You’re a college student, and this message from administration arrives in your e-mail inbox: Classes have been canceled due to inclement weather.
Sweet! Pass along the news to your roommate. Text your girlfriend. Send an instant message to your 20 best friends. And what's the best plan that comes to mind?
Of course, a tackle football game in the snow. No pads. At Cornell University, where a blizzard forced the campus to shut down on Wednesday, members of Lambda Chi Alpha fraternity arranged an impromptu game of seniors vs. underclassmen snow-ball. The seniors won, as reported by fraternity member David Cronheim.
The game was held at the bottom of a slope, where others congregated after skiing or sledding (read: gliding down a hill on a cafeteria tray) while using a makeshift ski jump.
Who said snow days are only for the very young?
This week, to the delight of many students, dozens of campuses in the Northeast that can go years without snow closures shut down for hours -- and in some cases, days -- after a series of snow and windstorms caused logistical nightmares.
Ithaca, N.Y., received roughly 17 inches of snow between Tuesday and Thursday morning, forcing the surrounding county to temporarily shut major roads. Ithaca College also closed on Wednesday.
"Because we are a residential college, everyone has a parking spot and students all want to get out at the same time," said Roger Casterline, director of ground transportation at Ithaca. "I've got facilities staff working long shifts; everyone is starting to fade on me after a few days."
The University of Vermont canceled classes and asked students to stay indoors because crews were not able to clear parking lots, walkways and roadways.
Hartwick College, in New York, shut down Thursday after a water main broke.
“This is my fourth winter and I think this is the first time since I’ve been here that we’ve actually made an administrative decision to cancel classes,” said Richard Miller, Hartwick's president, who explained that the institution usually leaves it to faculty members to determine if they wish to hold individual classes.
Some of the worst weather came to State University of New York at Oswego, which saw 72 inches of snow in one week. The campus closed for three days but has reopened.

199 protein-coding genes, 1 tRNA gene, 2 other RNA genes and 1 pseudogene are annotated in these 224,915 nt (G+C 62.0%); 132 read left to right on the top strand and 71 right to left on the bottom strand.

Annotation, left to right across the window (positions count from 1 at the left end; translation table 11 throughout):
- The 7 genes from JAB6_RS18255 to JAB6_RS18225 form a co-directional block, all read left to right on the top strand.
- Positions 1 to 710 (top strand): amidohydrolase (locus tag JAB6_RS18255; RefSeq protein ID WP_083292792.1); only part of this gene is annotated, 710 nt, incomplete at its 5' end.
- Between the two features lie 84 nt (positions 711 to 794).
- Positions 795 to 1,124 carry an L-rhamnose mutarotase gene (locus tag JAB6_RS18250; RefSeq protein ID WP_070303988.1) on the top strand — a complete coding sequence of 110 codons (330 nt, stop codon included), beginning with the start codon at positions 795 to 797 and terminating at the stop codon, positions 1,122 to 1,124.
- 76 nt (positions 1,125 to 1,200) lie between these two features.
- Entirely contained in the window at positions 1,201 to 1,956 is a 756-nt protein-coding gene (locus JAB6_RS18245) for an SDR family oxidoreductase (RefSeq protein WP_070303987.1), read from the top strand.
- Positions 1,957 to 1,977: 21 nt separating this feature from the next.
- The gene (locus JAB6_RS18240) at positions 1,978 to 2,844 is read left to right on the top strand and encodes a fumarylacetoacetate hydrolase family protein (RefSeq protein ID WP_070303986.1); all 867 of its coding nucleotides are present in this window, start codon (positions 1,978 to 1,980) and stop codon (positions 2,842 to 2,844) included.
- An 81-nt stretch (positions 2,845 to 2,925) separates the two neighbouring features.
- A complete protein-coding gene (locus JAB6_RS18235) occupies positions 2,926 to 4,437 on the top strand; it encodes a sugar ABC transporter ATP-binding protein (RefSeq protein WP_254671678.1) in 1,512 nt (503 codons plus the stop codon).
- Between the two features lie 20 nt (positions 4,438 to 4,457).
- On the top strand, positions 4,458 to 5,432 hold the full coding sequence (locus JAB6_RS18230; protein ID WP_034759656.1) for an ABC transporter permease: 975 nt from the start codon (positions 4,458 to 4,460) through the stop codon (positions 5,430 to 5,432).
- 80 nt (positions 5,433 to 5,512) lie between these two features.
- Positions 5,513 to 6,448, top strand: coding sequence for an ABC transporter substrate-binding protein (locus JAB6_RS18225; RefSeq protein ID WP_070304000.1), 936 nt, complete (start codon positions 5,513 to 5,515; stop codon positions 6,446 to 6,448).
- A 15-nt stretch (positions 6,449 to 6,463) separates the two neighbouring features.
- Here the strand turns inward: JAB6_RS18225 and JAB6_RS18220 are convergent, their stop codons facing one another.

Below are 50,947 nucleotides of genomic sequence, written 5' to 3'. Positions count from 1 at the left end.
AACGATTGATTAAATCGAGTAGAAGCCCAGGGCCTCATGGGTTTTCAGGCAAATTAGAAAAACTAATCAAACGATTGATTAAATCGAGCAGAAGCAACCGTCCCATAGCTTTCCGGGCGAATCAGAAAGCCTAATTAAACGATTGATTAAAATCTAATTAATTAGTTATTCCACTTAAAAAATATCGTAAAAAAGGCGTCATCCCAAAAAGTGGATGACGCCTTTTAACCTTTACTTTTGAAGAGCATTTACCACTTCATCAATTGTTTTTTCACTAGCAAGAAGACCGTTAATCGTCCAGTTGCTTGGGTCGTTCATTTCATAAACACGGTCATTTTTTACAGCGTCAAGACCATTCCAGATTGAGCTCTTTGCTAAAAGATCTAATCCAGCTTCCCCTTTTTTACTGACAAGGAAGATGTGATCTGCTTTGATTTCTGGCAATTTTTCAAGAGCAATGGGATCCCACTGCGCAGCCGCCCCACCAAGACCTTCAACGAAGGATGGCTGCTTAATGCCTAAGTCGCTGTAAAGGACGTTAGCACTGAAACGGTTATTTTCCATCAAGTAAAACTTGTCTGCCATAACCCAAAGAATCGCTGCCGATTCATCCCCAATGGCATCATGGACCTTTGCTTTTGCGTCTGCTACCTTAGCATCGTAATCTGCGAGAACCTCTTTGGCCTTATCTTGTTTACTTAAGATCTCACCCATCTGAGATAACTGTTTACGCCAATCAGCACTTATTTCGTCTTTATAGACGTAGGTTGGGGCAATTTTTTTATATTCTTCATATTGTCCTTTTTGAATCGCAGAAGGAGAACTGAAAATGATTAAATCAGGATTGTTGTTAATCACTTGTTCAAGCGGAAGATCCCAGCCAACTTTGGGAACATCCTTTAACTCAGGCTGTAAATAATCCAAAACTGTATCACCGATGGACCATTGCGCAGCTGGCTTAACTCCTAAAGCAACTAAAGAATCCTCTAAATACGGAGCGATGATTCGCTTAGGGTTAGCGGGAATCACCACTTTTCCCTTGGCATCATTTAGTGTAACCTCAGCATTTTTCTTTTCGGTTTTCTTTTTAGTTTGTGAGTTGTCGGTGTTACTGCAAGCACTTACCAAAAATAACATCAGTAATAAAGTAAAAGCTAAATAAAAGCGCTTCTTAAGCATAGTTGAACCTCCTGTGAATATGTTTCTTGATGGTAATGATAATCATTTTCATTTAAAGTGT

Scott Steiger, an assistant professor of meteorology who is starting his own weather consulting business, was easily the most sought after person on campus. He spent much of the week answering e-mails and phone calls from faculty members and administrators who wanted to understand the lake effect. And that's when he wasn't on CNN or National Public Radio or giving interviews to the local media, helping journalists put the storm in perspective.
“The amount of media coverage has been remarkable,” said Tim Nekritz, a university spokesman.
Steiger also used the blizzard as a case study in a class he teaches called, appropriately enough, "weather disasters."
Steiger, who received his undergraduate degree in meteorology from Oswego in 1999, said this was a once-in-five-years type of storm. He said it made sense for the campus to close down because of the poor visibility.
“Snow is piling up, people can’t get parking – there’s a breaking point,” he said. “But if we closed down campus whenever there was snow, we would never have school.”
At the College of Wooster, in Ohio, students were hoping that their part in a university tradition would lead to a campus closure. Legend has it that classes at Wooster are canceled if the 15-foot arch of Kauke Hall, Wooster's primary academic building, is filled with snow -- whether students fill it or it builds up naturally.
So throngs of students, including sophomore Kayla Miller, grabbed their buckets and shovels and arrived to the main building around 10 p.m. Tuesday, ready to take part in the festive tradition.
According to John Finn, a university spokesman, when students began to block other exits of the building with snow, campus security called the Wooster Police Department.
Miller said arguments arose over whether the crowd was taking part in a university-sanctioned event, and that officers threatened the students.
What happened next is somewhat unclear, but three students were arrested, the university's dean of students cleared up the confusion with police and told students to stay clear of the other exits, feelings were hurt, harsh words were exchanged and everyone eventually dispersed.
Wooster canceled classes Wednesday because of bad weather -- not because of the prank. But students might tell a different story.
While many students have enjoyed the time off, stranded presidents have not. Nancy Cantor, chancellor at Syracuse University, was snowed in during the American Council on Education annual meeting in Washington and had to alter her travel plans.
Classes at Syracuse were canceled Wednesday for only the third time in 50 years, university officials believe.
Sometimes, the best way to handle the weather is to laugh at the obsurdity of the situation.
When a SUNY-Oswego spokeswoman -- a 23-year employee, no less -- called a local radio station to announce class cancellations, she couldn't convince the station employee that it wasn't a prank caller with a timely last name.
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